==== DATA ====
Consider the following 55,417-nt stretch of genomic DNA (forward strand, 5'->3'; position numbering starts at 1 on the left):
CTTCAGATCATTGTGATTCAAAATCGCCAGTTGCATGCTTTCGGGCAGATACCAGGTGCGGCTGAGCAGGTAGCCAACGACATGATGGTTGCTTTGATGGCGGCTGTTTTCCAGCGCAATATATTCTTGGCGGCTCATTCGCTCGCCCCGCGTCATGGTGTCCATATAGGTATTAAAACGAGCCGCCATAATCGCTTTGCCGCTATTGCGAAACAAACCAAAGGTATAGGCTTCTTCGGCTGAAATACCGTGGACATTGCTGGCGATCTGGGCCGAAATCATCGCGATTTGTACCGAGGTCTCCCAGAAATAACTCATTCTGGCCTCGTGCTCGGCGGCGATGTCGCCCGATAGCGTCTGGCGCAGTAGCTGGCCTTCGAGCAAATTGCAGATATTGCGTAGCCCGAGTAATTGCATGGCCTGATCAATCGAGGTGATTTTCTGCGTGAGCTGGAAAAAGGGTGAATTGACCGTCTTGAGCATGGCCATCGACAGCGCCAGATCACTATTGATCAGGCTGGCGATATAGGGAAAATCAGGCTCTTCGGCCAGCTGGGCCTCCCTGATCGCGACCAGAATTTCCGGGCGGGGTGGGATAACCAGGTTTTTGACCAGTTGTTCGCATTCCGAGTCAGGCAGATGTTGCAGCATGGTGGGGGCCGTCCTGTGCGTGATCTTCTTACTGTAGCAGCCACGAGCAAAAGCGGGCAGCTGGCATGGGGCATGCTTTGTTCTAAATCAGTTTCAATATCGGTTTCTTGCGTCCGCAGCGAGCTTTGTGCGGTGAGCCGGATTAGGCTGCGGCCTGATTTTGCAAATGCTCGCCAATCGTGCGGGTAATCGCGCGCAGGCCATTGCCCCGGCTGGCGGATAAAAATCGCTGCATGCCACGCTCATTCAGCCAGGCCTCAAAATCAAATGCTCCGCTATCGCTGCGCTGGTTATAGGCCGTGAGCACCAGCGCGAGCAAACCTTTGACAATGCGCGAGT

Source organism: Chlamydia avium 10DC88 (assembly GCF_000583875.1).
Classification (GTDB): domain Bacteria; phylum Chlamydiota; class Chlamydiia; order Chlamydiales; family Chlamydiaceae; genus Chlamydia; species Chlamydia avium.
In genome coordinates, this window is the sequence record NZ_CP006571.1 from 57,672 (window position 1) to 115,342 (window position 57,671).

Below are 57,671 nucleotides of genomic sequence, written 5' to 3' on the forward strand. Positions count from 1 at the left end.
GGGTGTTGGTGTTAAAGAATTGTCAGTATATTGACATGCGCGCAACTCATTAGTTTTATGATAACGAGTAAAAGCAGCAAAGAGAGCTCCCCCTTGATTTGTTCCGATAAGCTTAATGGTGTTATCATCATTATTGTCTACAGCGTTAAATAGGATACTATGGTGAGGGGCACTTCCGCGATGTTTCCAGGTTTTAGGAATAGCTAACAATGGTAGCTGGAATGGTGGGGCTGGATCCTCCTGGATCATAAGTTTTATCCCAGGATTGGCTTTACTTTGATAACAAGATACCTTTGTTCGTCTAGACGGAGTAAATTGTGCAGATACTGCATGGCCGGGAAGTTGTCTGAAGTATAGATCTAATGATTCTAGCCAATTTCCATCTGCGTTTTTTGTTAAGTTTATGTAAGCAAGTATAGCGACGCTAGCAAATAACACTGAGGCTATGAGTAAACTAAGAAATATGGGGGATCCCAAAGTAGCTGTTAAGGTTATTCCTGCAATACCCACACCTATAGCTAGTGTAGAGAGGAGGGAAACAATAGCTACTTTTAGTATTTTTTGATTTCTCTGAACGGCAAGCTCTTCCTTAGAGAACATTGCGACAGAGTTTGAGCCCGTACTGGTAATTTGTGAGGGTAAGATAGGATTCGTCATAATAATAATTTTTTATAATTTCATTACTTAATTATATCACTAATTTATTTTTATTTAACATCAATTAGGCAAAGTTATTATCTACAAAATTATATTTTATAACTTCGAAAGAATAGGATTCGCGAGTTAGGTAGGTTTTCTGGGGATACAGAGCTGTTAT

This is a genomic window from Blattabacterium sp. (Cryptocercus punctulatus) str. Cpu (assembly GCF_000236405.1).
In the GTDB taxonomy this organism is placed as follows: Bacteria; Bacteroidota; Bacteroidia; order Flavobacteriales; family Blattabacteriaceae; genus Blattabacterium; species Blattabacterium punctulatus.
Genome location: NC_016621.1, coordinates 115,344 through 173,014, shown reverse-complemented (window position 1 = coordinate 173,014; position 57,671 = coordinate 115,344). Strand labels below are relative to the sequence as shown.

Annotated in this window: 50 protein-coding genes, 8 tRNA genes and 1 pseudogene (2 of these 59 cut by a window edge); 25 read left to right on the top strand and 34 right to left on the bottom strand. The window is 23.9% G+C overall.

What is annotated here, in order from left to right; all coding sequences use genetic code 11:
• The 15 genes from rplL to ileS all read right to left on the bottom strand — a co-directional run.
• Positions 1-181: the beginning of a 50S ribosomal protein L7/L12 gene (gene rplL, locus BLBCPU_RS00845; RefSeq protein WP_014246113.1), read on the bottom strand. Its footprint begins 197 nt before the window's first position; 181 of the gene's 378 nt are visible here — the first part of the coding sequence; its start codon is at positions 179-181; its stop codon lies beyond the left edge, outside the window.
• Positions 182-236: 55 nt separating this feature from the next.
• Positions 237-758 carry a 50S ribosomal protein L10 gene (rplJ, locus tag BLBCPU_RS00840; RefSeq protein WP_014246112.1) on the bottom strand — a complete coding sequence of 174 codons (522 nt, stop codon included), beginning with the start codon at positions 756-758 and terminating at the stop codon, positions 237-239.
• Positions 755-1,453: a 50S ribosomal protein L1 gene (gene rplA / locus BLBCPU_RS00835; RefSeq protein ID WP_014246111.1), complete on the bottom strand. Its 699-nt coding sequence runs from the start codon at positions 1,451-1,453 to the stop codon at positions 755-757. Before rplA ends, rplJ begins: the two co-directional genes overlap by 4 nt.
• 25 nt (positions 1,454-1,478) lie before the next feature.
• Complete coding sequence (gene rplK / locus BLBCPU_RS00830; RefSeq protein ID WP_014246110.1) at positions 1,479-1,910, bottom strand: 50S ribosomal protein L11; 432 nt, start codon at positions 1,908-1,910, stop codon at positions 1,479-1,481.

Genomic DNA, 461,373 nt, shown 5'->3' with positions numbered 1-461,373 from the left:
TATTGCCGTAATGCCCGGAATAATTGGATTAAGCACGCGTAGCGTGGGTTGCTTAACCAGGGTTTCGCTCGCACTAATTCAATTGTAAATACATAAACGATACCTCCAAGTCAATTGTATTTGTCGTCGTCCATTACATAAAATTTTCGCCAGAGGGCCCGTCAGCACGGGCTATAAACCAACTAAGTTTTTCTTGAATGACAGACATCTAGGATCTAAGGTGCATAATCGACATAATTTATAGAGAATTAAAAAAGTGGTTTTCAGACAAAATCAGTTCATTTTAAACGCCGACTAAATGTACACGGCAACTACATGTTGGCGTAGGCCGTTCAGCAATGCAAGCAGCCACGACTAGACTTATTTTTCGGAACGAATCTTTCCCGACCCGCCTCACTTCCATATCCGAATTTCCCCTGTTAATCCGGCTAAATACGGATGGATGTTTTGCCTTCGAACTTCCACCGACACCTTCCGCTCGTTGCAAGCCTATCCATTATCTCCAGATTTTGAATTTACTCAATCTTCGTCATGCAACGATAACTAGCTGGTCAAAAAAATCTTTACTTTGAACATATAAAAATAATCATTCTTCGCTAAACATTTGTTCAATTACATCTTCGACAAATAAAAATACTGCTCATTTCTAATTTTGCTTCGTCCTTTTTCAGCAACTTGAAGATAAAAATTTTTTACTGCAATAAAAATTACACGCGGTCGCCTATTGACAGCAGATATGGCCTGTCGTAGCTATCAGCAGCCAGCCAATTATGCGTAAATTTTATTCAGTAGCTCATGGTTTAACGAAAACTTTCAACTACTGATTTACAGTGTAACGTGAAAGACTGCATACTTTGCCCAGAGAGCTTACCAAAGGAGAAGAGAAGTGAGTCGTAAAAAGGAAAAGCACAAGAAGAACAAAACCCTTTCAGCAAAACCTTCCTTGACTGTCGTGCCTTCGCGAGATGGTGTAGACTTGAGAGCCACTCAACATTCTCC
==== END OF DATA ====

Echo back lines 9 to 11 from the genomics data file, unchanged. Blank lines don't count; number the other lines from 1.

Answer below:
In the GTDB taxonomy this organism is placed as follows: Bacteria; Bacteroidota; Bacteroidia; order Flavobacteriales; family Blattabacteriaceae; genus Blattabacterium; species Blattabacterium punctulatus.
Genome location: NC_016621.1, coordinates 115,344 through 173,014, shown reverse-complemented (window position 1 = coordinate 173,014; position 57,671 = coordinate 115,344). Strand labels below are relative to the sequence as shown.

Annotated in this window: 50 protein-coding genes, 8 tRNA genes and 1 pseudogene (2 of these 59 cut by a window edge); 25 read left to right on the top strand and 34 right to left on the bottom strand. The window is 23.9% G+C overall.